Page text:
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Faith in Fiction

Tom Cutterham

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Did Martin Amis have spies at James Wood’s first Weidenfeld Lecture on Thursday 12th May? Speaking at Exeter College three days later, Amis made the characteristically provocative pronouncement that “religion has no place in novels.” Graham Greene’s books, Amis declared, go on nicely enough for the first ten pages; then there’s an ominous sound of something approaching, like a tea trolley clattering down the platform. That trolley, said Amis, is religion; the novels, as a result, are laughable. Just another example, he might have said, of God messing everything up.

He probably didn’t have spies, after all, because if he had got the gist of James Wood’s lecture, Amis might have made more of an effort to justify his point. As it was, religion was just one item on a list of things that, in his view, have no place in the novel. Politics was another, and here the “fascist” science-fiction writer Robert Heinlein was his example. On sex, Amis was more nuanced. It’s not that it has no place per se, just that it’s never been done well. D. H. Lawrence and John Updike both tried, in different ways, and failed (women are better at writing sex, he added, but tantalisingly no female writer’s name crossed his lips).

Wood, introducing a lecture series entitled “The New Atheism and the Novel,” touched on the familiar line-up of Dawkins, Dennet, Harris, and Hitchens, but it’s not their work that interests him really. Instead, his point was almost the exact opposite to Amis’s: that the polemical non-fiction of these atheist apostles cannot engage with the complex way we all experience religion. Faithful or faithless, everyone encounters feelings about God sometime, and they are rarely as straightforward as they seem to be for, say, Richard Dawkins. It’s instead the novel, with all its capacity for vagueness and contradiction, ambivalence and flexibility, that offers a richer approach to the phenomenon of faith.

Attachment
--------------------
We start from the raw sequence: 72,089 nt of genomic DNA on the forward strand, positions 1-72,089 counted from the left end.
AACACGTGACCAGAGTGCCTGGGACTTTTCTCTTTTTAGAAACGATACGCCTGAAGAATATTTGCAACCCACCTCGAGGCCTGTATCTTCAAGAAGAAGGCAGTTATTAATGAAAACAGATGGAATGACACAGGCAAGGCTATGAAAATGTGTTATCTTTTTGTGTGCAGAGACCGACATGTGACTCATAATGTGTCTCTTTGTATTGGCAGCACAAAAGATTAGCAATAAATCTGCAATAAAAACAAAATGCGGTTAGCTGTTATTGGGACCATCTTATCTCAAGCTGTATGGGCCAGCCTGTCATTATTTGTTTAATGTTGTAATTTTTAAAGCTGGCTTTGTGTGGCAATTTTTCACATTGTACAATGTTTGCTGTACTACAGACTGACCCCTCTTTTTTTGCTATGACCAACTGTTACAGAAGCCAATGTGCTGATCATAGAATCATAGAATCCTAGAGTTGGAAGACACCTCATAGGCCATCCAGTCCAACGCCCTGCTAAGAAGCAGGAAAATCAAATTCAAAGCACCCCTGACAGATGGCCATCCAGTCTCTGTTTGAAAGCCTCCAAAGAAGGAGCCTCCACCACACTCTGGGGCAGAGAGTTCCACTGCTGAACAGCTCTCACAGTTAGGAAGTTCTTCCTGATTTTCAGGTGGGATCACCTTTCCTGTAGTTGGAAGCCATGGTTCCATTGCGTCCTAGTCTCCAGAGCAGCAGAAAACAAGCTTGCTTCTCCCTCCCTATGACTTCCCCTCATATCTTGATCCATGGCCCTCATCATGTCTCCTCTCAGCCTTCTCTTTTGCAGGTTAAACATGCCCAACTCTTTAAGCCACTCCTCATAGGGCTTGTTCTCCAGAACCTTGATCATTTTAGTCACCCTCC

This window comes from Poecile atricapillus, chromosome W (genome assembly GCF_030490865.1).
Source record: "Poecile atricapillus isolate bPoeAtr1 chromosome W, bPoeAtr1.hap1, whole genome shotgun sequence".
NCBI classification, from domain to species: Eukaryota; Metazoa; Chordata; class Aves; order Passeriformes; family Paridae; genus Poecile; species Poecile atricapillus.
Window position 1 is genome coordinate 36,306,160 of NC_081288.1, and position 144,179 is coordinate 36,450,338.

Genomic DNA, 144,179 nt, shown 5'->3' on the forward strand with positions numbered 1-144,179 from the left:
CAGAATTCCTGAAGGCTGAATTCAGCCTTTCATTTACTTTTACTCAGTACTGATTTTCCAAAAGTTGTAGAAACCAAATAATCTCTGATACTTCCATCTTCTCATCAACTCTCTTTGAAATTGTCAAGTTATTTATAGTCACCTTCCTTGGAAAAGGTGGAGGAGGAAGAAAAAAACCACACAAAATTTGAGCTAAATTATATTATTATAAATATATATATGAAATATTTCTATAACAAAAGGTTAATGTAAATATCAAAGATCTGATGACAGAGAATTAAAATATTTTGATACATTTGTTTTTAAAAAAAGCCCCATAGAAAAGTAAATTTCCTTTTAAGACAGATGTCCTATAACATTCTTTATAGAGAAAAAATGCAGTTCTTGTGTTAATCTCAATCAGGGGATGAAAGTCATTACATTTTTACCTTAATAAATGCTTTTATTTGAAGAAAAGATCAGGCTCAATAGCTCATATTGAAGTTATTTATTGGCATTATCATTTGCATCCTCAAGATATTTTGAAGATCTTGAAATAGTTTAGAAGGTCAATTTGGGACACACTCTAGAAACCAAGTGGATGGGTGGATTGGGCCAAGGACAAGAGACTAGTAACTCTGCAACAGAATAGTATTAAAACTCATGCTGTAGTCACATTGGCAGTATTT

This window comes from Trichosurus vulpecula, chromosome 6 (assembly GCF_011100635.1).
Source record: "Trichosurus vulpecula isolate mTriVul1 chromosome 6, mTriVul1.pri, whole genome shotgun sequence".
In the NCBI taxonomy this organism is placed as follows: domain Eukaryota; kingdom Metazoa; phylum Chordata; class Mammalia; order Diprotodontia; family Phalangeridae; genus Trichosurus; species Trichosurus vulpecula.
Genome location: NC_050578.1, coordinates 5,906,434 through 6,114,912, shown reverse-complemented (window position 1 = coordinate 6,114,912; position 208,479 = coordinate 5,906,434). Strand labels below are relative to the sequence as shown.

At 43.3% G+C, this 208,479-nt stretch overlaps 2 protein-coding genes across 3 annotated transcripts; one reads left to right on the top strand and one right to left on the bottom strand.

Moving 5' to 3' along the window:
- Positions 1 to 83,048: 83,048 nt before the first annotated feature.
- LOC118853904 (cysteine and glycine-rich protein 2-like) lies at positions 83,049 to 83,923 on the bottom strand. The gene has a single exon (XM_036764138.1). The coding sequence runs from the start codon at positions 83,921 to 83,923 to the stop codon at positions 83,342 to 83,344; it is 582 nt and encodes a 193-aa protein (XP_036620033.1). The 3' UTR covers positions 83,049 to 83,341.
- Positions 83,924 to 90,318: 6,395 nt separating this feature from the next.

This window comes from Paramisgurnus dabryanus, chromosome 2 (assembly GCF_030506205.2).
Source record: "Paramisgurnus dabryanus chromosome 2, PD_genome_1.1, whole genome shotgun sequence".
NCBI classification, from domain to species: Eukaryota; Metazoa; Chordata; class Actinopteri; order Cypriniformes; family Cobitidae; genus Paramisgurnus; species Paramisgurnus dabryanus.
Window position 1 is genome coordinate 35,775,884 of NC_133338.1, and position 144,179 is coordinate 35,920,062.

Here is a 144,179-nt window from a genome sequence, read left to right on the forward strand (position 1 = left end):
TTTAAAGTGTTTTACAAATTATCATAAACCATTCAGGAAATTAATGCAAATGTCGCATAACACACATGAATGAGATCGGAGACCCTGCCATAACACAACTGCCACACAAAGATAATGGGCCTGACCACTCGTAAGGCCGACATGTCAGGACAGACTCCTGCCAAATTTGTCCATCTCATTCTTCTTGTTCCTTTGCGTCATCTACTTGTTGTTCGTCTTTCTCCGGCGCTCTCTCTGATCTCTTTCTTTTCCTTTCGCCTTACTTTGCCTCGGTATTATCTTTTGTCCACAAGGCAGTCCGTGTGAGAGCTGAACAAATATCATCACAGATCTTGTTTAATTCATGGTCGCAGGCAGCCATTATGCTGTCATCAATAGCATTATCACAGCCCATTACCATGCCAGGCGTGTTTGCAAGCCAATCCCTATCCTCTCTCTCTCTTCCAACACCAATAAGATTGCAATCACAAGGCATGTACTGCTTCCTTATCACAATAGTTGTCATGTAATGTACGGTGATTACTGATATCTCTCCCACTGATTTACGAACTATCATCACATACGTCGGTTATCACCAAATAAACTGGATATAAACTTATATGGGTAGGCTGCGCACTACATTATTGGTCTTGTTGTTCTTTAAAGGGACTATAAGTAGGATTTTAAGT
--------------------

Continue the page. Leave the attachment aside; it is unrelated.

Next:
Wood did offer some succour for Amis and co. when he pointed out that narrative is both an “ally and a secret enemy” of faith. He connected the rise of the novel with that of a demythologising Christological scholarship in the early 19th century; that is, an interest in a more realistic, historical Jesus, consonant with the conventions of 19th century fiction. The essence of the novel, Wood told us, is secular, comic, and banal, qualities with which Amis would feel at home.

Yet Wood’s central point is not that our secular fiction gets rid of God, and can have no place for him, but that it is precisely in fiction that we can best examine the hold he still has on our consciousness. The remaining lectures will focus on Melville, Jens Peter Jacobson, Tolstoy, Woolf, and Beckett. It’s a shame there won’t be one on Greene, although he may well crop up. Meanwhile, we can but hope to one day soon see both Harvard-based Wood and soon-to-be-Brooklynite Amis get to grips with each other on some US debate show.

Tom Cutterham is reading for a DPhil in American History at St Hugh’s College, Oxford. Tom is a senior editor at the Oxonian Review.